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Lord McIntosh of Haringey: The prints and drawings collections in the British Museum can be consulted without prior appointment and free of charge in the Students' Room of the department of prints and drawings. Displays with no admission charge drawn from these collections are being planned for the King's Library from May onwards. Loan exhibitions from the collections are also lent to other museums and galleries around the UK, some of which have no admission charge. The British Museum intends to review its policy on charges for temporary exhibitions regularly.
What powers have so far been identified as likely to be necessary or expedient for the purposes of Clause 15(2) of the Local Government Bill 1999, assuming the clause to be enacted in its current form.[HL1959]
The Parliamentary Under-Secretary of State, Department of the Environment, Transport and the Regions (Lord Whitty): We are currently in discussion with a number of interested parties in order to build up a consensus on how best the Secretary of State could make use of these powers should they be granted to him by Parliament.
Those discussions are taking place on the basis of a paper which was prepared for the House of Commons Standing Committee which considered the Local Government Bill. That paper, in providing an illustration of the possible uses for these powers, identified four areas: facilitating joined-up service delivery including working across organisational boundaries to provide integrated public services; the development of more services delivery models with an emphasis on partnerships, clarifying the circumstances where local authorities can provide goods and services to others; and making better use of local authority assets. A copy of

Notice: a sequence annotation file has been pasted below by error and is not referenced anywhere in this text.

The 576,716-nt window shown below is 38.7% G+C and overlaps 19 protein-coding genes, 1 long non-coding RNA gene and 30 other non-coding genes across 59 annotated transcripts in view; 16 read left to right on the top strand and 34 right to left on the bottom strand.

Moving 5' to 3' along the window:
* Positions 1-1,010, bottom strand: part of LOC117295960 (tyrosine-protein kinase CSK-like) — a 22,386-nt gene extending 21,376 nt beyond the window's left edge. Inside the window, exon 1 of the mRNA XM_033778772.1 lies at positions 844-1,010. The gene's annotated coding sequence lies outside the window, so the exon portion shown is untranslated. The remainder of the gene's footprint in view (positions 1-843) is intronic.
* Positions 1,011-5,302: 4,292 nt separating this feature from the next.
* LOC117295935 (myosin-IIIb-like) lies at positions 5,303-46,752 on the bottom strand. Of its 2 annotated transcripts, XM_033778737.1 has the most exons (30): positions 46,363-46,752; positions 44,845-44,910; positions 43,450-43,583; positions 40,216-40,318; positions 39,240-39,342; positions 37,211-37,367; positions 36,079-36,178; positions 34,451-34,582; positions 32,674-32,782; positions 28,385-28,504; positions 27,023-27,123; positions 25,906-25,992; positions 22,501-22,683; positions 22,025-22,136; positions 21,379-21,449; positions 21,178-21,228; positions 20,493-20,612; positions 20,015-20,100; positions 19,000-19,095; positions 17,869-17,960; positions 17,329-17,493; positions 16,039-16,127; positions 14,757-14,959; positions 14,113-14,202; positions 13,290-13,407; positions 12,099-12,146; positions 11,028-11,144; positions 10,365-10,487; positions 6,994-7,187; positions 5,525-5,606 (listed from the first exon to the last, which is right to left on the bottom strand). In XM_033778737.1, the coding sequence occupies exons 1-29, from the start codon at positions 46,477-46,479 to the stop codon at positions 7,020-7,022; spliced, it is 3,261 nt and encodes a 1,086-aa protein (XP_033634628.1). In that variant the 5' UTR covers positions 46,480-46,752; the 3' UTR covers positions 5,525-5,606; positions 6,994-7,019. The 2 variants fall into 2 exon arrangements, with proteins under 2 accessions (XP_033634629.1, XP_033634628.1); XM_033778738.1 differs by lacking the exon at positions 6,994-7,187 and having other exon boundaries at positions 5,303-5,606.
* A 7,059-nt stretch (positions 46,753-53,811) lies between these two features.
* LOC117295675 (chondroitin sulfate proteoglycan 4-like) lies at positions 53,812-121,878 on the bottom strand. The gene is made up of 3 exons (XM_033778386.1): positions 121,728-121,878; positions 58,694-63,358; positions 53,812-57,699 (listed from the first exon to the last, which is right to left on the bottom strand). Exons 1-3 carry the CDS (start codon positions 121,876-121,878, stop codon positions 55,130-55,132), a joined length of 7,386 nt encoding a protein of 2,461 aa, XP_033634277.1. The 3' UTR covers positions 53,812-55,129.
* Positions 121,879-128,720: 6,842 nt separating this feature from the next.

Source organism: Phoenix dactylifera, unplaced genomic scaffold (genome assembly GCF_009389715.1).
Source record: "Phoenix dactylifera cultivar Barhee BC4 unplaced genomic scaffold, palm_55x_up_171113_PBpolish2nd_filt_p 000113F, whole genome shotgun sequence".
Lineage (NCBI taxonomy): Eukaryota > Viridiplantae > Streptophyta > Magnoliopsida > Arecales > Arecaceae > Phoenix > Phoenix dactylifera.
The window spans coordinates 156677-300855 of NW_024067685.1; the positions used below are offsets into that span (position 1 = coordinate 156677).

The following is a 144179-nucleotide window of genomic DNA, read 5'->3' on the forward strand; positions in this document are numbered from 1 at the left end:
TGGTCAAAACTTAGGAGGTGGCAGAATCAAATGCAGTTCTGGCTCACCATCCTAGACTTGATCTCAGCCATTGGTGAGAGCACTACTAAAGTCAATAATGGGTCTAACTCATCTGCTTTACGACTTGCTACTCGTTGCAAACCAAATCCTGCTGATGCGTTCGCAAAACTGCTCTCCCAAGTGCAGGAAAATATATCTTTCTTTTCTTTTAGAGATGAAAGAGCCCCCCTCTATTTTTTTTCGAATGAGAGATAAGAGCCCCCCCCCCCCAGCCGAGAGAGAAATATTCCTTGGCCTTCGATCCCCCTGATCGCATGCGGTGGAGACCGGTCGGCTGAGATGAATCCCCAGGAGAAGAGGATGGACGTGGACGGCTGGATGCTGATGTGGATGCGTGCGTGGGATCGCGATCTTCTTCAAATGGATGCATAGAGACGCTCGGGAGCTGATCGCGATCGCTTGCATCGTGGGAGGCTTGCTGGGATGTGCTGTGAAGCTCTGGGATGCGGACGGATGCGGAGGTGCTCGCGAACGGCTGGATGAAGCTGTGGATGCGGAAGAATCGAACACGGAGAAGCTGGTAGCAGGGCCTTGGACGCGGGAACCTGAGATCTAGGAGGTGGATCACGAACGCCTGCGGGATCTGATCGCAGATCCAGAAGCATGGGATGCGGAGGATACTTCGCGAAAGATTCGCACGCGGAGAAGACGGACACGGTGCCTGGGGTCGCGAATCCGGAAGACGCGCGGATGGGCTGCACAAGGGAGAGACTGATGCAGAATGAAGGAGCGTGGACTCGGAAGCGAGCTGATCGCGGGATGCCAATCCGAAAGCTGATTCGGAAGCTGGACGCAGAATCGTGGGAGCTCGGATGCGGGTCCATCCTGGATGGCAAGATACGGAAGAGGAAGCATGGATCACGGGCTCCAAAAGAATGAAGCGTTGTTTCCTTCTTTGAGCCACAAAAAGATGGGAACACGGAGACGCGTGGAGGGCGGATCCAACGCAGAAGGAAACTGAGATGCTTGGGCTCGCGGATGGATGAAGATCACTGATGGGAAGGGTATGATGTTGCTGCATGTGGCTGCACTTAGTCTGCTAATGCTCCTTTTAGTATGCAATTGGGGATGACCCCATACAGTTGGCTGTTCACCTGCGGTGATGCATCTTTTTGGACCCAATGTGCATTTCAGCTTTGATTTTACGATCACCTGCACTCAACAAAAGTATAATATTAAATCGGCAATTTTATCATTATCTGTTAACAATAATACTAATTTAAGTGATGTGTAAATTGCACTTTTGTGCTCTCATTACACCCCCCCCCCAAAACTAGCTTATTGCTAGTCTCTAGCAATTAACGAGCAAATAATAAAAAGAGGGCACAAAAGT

Lord Whitty: No intermediate targets have been set for reductions in the numbers of people sleeping rough in specific areas of London. We are working towards the main target of reducing the level of rough sleeping to as near zero as possible and of achieving at least a two-thirds reduction in the level of rough sleeping across England by March 2002.
The Parliamentary Under-Secretary of State for the Environment, Transport and the Regions has asked me to reply to your recent Question about the roadworks on the eastbound carriageway of the A.4 between Hogarth Roundabout and Hammersmith Flyover.
The works being carried out are to provide safety barriers in front of the parapets to the Netheravon Road subway, which is located on the A.4 just east of Hogarth Roundabout. They will provide increased protection to users of the subway. Off-peak daytime work was necessary between 12 and 15 April, as noisy breaking out operations were being carried out, which would have been too disruptive to local residents at night. One lane was closed in each carriageway for the protection of the workforce.
The Parliamentary Under-Secretary of State for the Environment, Transport and the Regions has asked me to reply to your recent Question about the roadworks currently taking place on the eastbound carriageway of the M.4 between Junctions 4A and 1.